Who’s on your network?

Home networkWorried that people you don’t know might be connecting to your network? Concerned that the kids are browsing the Web when they should be in bed? Don’t just sit there worrying – do something about it! A home wireless network is incredibly convenient. That convenience, however comes at a price, not least being unable to tell who might be connecting to your home network and what they are up to. When everything was done with cables it was all so easy as, without a wire, nobody could connect to your router making it hard to sneak in and use it un-noticed. Likewise, if you wanted to stop the kids surfing after hours you simply “pulled the plug” at the router end and that was it for the night. Wi-Fi, however, adds a cloak of invisibility, which means having to get a little bit creative and delve into some of the more advanced router options to keep a lid on network use. But then, some of the simplest precautions can be the most effective, such as managing the security password needed to connect to your router in the first place

Pulling the Wi-Fi plug

It’s easy. When the kids need access, and you’re there to keep an eye on them, you can change your password to something they know, otherwise it can be set back to something secret. Of course that can be a bit tedious so check if your router will let you configure more than one wireless network (referred to as an SSID), each with its own security settings including a password. Furthermore look for time and date controls to limit when each network can be used and setup one tightly-controlled SSID for the kids and another, more relaxed network for the grown-ups. Most routers also let you manage access using the MAC address hardwired into every network device, typically, by blocking connections unknown addresses. This can take a while to setup, but it isn’t difficult and is a very easy way of preventing neighbours or passers-by using your router to connect to the Internet without your knowledge, even if they manage to crack your password.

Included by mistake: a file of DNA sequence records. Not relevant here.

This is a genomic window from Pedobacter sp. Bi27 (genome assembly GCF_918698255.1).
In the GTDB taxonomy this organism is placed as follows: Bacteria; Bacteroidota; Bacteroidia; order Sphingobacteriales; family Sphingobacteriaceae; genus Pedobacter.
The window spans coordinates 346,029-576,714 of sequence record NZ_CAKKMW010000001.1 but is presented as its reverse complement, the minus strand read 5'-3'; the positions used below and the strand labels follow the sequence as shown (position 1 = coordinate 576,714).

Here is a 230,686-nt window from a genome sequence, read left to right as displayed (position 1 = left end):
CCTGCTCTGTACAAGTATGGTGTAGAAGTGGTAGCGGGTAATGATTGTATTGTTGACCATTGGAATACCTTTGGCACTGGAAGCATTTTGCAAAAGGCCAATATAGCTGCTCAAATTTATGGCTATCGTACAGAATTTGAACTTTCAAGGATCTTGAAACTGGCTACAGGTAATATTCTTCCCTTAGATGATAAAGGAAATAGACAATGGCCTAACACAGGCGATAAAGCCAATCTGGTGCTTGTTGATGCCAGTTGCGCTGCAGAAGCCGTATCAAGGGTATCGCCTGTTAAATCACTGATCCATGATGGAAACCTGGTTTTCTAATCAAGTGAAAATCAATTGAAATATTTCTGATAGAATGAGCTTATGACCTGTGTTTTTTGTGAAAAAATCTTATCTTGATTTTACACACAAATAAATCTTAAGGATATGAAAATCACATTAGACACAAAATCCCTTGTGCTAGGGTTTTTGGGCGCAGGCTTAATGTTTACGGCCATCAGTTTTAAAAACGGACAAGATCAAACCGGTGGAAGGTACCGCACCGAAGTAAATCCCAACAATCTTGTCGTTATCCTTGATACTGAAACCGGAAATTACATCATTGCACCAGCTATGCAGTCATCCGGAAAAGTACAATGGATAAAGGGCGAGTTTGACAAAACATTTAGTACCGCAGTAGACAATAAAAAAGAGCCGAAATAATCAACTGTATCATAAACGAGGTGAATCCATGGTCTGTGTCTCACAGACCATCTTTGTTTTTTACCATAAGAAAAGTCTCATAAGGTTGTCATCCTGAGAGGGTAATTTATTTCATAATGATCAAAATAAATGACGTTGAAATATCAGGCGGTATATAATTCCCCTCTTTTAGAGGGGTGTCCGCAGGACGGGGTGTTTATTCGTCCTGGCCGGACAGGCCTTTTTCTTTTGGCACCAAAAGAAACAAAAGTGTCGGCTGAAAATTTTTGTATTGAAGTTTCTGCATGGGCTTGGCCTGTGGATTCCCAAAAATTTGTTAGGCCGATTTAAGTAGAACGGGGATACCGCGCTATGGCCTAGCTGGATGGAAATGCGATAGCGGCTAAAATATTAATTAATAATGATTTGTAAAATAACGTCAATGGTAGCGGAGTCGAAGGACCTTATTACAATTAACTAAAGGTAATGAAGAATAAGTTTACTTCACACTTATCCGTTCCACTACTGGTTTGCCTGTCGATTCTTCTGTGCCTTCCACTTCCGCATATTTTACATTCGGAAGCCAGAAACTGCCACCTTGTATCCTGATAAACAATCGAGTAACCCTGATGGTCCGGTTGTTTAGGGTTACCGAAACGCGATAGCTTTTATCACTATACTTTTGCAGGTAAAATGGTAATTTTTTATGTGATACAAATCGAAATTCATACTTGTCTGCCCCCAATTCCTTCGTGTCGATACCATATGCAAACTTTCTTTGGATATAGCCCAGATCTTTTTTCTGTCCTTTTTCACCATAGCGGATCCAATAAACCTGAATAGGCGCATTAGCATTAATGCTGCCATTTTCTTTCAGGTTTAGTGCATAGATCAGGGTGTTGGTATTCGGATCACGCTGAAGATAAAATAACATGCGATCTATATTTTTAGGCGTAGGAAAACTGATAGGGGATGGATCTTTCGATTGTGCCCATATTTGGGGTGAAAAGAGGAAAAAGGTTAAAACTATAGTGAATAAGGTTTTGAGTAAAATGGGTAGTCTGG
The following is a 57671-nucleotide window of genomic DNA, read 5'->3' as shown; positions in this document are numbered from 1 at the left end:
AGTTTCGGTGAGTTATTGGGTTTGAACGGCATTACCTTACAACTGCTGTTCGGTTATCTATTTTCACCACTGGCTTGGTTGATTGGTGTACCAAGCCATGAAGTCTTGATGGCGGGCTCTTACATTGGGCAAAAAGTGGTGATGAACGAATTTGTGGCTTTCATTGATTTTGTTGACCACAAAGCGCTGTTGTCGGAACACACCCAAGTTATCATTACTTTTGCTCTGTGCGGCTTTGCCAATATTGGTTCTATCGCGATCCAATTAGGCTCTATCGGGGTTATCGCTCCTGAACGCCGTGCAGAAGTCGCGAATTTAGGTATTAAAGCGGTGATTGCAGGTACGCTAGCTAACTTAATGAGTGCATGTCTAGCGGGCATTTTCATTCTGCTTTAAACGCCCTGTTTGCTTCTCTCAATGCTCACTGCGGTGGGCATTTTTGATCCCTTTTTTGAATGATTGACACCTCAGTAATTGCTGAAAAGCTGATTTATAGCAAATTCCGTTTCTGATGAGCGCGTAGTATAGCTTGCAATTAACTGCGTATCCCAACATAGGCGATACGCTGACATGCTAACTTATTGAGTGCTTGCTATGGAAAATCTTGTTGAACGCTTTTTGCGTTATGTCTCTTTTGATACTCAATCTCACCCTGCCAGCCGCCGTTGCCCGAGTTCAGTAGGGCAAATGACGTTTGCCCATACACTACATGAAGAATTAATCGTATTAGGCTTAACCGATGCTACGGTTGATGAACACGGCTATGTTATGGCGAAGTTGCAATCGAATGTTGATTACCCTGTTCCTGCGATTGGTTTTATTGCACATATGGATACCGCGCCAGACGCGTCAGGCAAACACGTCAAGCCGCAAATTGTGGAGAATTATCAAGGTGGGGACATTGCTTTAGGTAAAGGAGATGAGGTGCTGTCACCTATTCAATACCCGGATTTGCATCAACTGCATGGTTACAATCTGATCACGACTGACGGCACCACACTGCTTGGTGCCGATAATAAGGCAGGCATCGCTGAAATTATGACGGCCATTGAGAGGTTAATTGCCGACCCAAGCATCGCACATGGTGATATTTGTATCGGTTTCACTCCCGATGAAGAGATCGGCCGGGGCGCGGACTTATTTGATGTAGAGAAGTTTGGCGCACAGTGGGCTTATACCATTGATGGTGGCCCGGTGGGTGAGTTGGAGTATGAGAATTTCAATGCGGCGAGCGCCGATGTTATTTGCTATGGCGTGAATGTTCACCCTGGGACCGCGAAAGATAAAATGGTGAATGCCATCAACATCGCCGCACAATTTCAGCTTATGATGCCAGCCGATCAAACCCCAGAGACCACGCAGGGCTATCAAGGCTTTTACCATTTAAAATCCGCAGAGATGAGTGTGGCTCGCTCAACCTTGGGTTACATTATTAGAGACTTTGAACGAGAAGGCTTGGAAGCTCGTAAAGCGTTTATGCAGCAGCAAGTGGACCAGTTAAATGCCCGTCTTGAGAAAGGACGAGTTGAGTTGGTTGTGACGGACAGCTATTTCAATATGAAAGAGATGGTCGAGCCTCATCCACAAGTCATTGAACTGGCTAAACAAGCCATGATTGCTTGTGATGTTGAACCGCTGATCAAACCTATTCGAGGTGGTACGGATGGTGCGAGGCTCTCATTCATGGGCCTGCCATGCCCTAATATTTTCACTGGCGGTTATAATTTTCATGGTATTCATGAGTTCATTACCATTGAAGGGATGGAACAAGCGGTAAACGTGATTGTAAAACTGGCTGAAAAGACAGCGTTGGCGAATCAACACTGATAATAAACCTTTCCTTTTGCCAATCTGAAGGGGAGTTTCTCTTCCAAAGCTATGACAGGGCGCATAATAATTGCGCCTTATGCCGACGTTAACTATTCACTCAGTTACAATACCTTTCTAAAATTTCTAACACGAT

Making sure

Another common option is the ability to see a list of devices actively connected to and using your router. Some can even log this information so that you don’t have to sit watching for intruders all the time. Logging and other basic tools are to be found on most  free routers bundled with broadband these days, although you may have to poke around in the Web management interface to find them. In some cases, however, you will have to upgrade to something better to get them but that’s not as hard as it sounds and you can also take the opportunity to add other extras. Extras like the ability to monitor and manage your network remotely, available on the latest D-Link Cloud routers which, with the free mydlink smartphone app, make it easy to check who’s on your network and make sure the kids are in bed no matter where you are.

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